The British thermal unit (BTU or Btu) is a traditional unit of energy equal to about 1055 joules (1 BTU / hour = 0.293 kWh). It is the amount of energy needed to cool or heat one pound of water by one degree Fahrenheit (Physical analogue: one four inch wooden kitchen match consumed completely generates 1 BTU). In science, the joule, the SI unit of energy, has largely replaced the BTU.
Generated electricity comes from a number of different sources (e.g. coal, gas, oil, nuclear and renewables). Each of these produces a different CO₂ output per kWh. We have taken an average figure of 470g per kWh.
We have taken an average figure of 190g per kWh.
Greenhouse gases are those that absorb and emit infrared radiation in the wavelength range emitted by Earth. In order, the most abundant greenhouse gases in Earth’s atmosphere are:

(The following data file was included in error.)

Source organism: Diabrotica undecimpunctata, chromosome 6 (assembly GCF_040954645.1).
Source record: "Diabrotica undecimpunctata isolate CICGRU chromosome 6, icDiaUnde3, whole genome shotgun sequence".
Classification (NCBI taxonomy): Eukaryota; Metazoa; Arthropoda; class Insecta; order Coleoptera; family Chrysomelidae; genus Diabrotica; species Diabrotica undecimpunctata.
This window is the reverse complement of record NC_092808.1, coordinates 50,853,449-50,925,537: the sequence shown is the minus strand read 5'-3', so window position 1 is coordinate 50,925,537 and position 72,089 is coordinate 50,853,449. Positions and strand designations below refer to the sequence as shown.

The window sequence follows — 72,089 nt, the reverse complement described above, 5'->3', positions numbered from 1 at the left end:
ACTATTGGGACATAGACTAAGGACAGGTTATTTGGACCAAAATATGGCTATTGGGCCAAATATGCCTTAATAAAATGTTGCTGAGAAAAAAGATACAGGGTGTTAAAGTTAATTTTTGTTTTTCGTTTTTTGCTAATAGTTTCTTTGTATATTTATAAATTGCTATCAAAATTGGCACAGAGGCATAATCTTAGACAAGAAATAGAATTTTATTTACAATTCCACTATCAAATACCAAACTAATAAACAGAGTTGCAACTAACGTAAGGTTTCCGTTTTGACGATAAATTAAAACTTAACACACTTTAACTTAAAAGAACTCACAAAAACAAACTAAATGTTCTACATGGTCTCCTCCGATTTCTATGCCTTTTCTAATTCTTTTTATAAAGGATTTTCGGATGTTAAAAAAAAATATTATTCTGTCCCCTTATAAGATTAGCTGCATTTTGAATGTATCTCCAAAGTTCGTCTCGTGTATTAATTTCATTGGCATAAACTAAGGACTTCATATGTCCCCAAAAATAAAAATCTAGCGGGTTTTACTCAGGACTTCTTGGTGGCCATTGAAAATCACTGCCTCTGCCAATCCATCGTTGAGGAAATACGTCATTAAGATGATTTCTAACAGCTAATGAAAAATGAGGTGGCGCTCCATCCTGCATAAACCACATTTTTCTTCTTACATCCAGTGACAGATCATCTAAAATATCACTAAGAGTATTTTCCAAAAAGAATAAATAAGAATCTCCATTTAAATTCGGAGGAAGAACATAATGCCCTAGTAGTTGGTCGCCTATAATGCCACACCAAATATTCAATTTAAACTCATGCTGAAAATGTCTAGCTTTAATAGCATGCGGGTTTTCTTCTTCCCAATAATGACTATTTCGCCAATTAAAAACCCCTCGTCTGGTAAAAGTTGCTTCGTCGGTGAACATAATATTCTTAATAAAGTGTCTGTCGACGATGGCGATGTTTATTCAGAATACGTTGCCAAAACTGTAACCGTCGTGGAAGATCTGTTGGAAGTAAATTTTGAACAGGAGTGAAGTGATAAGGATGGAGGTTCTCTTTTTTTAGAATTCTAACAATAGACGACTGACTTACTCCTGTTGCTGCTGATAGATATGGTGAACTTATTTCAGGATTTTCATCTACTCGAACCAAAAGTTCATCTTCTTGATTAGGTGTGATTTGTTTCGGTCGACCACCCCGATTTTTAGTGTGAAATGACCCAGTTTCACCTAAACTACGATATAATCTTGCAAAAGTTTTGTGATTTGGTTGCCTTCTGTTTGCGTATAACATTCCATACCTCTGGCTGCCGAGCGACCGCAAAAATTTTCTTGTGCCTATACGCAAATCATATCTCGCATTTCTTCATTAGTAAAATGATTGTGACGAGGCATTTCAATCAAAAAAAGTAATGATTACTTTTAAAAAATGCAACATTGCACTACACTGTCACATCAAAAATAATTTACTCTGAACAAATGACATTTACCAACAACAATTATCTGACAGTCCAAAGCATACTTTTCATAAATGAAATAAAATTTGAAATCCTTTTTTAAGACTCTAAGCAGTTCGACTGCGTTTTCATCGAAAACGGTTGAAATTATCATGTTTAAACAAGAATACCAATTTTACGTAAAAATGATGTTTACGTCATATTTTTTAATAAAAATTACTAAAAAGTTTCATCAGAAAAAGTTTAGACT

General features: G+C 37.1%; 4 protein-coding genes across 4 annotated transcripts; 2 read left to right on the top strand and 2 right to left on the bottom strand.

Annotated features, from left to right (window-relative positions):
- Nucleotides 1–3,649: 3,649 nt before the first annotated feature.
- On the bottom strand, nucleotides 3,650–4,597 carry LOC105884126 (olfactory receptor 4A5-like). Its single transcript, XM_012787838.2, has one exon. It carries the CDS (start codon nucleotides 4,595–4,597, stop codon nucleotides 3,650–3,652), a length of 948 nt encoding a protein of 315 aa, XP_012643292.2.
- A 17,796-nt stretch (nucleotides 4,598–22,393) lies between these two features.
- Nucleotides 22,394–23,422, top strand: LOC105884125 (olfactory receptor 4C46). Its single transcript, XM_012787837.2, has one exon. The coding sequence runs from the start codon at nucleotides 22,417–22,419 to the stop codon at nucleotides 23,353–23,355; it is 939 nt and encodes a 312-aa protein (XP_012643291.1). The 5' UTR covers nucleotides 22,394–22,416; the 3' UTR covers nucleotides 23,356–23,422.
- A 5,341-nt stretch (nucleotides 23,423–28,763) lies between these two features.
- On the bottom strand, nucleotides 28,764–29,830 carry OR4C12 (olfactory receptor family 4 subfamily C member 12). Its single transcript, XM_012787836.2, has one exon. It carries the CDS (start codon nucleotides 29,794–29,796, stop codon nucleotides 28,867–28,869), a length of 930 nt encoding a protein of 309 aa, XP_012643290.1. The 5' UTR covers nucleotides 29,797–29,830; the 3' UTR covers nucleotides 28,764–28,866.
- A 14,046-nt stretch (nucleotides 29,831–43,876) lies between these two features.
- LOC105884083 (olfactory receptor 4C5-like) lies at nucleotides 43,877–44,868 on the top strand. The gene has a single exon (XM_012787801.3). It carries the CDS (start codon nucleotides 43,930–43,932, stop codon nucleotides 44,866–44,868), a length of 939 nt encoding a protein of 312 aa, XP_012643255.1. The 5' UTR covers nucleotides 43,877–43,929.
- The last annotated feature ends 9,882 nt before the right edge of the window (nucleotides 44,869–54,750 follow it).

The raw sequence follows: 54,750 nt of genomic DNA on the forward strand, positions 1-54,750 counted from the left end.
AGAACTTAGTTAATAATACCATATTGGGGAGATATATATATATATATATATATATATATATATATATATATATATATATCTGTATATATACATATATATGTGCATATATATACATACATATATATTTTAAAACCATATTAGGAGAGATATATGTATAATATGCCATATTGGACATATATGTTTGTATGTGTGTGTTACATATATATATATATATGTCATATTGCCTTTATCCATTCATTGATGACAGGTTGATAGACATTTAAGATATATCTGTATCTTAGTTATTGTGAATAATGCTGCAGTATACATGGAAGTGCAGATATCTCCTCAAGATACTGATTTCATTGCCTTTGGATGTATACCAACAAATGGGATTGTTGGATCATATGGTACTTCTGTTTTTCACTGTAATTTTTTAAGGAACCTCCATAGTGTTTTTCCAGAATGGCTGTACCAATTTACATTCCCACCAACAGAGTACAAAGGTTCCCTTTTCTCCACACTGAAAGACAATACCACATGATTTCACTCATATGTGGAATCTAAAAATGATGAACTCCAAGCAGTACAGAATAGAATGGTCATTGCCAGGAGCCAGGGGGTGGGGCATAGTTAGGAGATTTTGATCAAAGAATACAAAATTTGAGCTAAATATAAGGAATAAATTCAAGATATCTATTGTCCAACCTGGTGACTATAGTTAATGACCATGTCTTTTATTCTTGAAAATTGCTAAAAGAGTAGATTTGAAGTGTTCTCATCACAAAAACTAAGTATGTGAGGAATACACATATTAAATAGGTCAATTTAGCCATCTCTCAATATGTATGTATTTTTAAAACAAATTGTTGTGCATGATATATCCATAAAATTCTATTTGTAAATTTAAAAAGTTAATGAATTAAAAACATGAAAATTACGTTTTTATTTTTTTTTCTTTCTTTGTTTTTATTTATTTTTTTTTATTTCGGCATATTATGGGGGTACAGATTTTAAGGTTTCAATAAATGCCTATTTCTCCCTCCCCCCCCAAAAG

Where possible, CO₂ figures provided on this site take into account all the greenhouse gases shown above.
1,000 Watts = 1 kilowatt (kW).
1,000 Watts x 1 Hour = 1 Kilowatt hour (kWh).
Average cost (November 2015) of 1 kWh of standard electricity = 14.05p
Average cost (November 2015) of 1 kWh of standard gas = 4.9p
Average water cost (November 2015) = £1.98 per cubic metre (£0.00198 per litre).
It takes 1 kCal to raise 1kg (1 litre) of water by 1 degree C. 1000 kCal = 1.163 kWh.
The SI unit of power, equivalent to one joule per second, corresponding to the rate of consumption of energy in an electric circuit where the potential difference is one volt (V) and the current 1 ampere (A) – V x A = W